Friday, March 30, 2012

Kingdoms Of Amalur: Reckoning, A Great Time

Say Fable, Skyrim, and Dragon Age have a baby and Kingdoms of Amalur: Reckoning is the result and what a brilliant result it is. Not only is there a fantastic in depth story created by R.A. Salvatore, there is amazing art work done by Todd McFarlane and an incredible musical score by Grant Kirkhope. Last but not least, there is of course the game's executive designer, Ken Rolston. Together, these individuals made one hell of a RPG video game, that was not only fun to play, it's worth playing through again and again.

The story begins with your character finding himself or herself revived from death by a creation known as the Well Of Souls. This event has disrupted the threads of fate that affect the people and events of Amalur leaving you with no determined fate. This opens you up to many possibilities and of course there are those who would exploit it for their own personal gain.
 With an opening like this, Kingdoms Of Amalur's story has a lot of depth and there are many possibilities that one can take as it progresses. There is so much to explore on the map and there is a freedom to it as you can explore as much as you like. The story line itself leads to you exploring the kingdom of Amalur even further opening up new areas and you are not isolated to just one location.
 All the areas are beautifully done and are different from each other. No similarities or one map used repeatedly here. There is even a dangerous beauty and creativity to all the fantasy monsters that are a threat to you such as mountain trolls. Although you will see some of the same monsters in different areas as well as types of NPCs and other characters, it mixes together so well it doesn't hinder the game play or the story. The dialogue with characters is well written and even more refreshing, well acted. It's never boring and in some dialogues it even adds more to the tale.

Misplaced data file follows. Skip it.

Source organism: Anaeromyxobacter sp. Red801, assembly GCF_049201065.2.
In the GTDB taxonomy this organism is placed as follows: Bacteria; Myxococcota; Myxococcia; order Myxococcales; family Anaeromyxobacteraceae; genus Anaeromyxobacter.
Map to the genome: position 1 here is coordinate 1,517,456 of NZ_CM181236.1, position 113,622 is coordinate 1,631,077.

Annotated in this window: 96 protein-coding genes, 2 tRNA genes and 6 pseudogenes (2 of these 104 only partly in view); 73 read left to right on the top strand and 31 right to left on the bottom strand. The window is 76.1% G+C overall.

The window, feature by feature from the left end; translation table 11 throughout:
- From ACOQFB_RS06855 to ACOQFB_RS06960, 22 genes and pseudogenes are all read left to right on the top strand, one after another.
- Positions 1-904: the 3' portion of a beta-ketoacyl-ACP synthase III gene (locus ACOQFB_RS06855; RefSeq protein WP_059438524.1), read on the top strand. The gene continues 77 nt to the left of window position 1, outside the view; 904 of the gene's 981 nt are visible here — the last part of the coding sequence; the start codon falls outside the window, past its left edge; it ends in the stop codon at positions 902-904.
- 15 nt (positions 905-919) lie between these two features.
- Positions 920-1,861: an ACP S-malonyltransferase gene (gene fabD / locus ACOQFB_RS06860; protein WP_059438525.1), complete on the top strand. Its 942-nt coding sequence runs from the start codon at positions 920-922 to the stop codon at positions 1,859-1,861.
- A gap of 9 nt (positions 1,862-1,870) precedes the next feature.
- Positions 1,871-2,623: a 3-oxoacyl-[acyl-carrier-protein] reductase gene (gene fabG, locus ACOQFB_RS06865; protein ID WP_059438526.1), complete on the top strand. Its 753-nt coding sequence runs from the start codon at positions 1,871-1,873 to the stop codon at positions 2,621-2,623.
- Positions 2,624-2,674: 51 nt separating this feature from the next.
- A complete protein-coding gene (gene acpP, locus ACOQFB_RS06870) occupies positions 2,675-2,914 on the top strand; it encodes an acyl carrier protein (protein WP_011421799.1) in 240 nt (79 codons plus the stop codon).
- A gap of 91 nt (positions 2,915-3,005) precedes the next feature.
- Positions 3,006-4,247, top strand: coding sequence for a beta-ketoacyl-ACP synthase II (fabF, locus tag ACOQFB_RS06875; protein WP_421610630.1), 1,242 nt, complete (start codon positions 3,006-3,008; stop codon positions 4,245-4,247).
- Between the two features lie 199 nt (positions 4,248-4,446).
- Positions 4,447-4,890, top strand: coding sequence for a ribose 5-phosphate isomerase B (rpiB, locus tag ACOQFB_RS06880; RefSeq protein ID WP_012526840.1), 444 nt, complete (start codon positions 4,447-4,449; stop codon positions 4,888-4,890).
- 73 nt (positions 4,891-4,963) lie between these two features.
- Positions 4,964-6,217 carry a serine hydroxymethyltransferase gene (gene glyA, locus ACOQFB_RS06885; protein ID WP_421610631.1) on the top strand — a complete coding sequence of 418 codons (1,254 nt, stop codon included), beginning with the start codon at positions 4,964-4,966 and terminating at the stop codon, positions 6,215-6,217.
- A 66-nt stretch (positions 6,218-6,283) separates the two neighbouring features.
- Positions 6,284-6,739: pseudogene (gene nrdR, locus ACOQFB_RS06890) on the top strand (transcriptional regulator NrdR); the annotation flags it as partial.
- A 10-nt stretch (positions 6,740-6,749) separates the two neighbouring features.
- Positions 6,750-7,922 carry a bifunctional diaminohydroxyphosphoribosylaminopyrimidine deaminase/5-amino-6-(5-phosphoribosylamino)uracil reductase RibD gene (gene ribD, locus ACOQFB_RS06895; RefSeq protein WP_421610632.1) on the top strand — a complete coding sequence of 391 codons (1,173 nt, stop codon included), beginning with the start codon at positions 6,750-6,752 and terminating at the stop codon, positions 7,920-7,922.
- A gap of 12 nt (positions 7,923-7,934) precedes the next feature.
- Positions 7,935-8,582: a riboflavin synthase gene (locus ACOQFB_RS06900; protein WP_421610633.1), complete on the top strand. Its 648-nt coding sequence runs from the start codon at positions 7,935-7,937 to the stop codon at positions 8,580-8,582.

One flaw Kingdoms Of Amalur has is a couple of the quests had a few bugs, such as the Shine And Shadow quest. The quest couldn't be finished because of the quest items not being in the inventory or the Boss for this particular quest just didn't show up. It wasn't a terribly trying ordeal, but it was something that was noticed and something that could and should be fixed. Other than that, there was no other technical issues with the game for me. The game didn't freeze once during all the hours of game play and the frame rate didn't drop, and because of how much fun I had with the game, a couple of quest bugs didn't bother me at all. But, let's move on to the rest of the good.

The core of Kingdoms Of Amalur is the combat throughout the game along with the ability to fully customize your character and play to your character's strengths due to your fate or lack of one. The possibilities are endless and you can even open up new job classes as your character levels up as the game progresses. Award points earned after leveling up can be put into three categories: Might, Finesse, and Sorcery giving you added abilities and status boosts associated with whichever job class you have chosen. Combine this with all the questing and yes, that includes all the side quests, five guild story arcs, and the downloadable content of The Legend Of Dead Kel, that could easily give you 100 hours or more of game time. To sum up, Kingdoms Of Amalur isn't just a run of the mill RPG. It's something more. It has a great mix of excellent story telling, amazing game play, and an exciting world to explore that promises tons of great adventure. Overall, it is a game worth having in a gamer's collection.

Game Available for: Xbox 360, PS3, and PC

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